Next week, I'll be in South America in meetings with IBM Business Partners and storage sales reps.
technorati tags: SNW, LCRB, Xiotech, ISE, IBM, BladeCenter, Jon Toigo, DrunkenData, Robin Harris, StorageMojo, SPC, SPC-1, SPC-2, Emprise, SAN Volume Controller, SVC, XIV, Nextra, Mark Twomey, StorageZilla, EMC, CLARiiON, System/38, AS/400, System i, i5/OS, V6R1, VIOS, Andy Monshaw, thin provisioning, N series, deduplication, de-dupe, A-SIS, SSD, HS21 XM, BarryB, Britney Spears, DMX, DS3400[Read More]
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In his post on Rough Type titled ["McKinsey surveys the new software landscape"], Nick Carr discusses the growing acceptance in the marketplace for Soft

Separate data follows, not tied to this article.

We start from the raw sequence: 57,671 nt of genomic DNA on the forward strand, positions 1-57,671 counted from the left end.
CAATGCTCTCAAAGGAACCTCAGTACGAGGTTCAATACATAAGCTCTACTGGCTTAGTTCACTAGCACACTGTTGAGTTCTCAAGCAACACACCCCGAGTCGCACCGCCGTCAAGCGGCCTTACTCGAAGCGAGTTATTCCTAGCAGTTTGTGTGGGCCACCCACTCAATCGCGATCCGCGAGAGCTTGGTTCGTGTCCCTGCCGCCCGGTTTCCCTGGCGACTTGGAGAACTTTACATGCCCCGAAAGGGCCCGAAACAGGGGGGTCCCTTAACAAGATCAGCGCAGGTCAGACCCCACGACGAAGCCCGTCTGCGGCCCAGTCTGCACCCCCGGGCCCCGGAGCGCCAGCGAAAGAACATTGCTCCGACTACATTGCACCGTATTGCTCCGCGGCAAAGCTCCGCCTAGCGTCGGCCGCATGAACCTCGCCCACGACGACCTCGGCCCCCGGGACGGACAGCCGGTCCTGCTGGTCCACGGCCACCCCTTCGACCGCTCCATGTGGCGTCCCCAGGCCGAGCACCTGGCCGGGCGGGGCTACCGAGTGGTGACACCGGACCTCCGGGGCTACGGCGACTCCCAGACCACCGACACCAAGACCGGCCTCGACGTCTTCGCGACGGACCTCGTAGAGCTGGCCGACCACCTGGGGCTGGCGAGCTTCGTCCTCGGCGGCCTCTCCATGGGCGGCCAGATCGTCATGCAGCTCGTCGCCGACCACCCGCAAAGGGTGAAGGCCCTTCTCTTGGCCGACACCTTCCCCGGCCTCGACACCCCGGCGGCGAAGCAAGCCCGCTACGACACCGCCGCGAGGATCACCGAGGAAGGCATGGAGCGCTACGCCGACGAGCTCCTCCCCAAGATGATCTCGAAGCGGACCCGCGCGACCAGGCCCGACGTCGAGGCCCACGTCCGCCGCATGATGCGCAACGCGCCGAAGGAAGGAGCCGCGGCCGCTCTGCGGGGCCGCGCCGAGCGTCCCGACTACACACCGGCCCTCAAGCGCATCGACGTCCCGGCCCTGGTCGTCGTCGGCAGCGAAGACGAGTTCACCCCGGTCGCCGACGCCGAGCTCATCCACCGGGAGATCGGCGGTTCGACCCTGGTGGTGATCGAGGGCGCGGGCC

technorati tags: Rough Type, Nick Carr, McKinsey, SaaS, Google, Yahoo, Amazon, Microsoft, managed hosting, storage services, NENR, archive, IBM, Service Delivery Center, Arsenal Digital, deduplication, Radicati Group, iDataPlex, Web2.0[Read More]
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Fellow blogger and cartoon writer Scott Adams writes in his Dilbert Blog posts about the [Monte Hall problem].Monte Hall was the host of the American game show Let's Make a Deal. Here is an excerpt: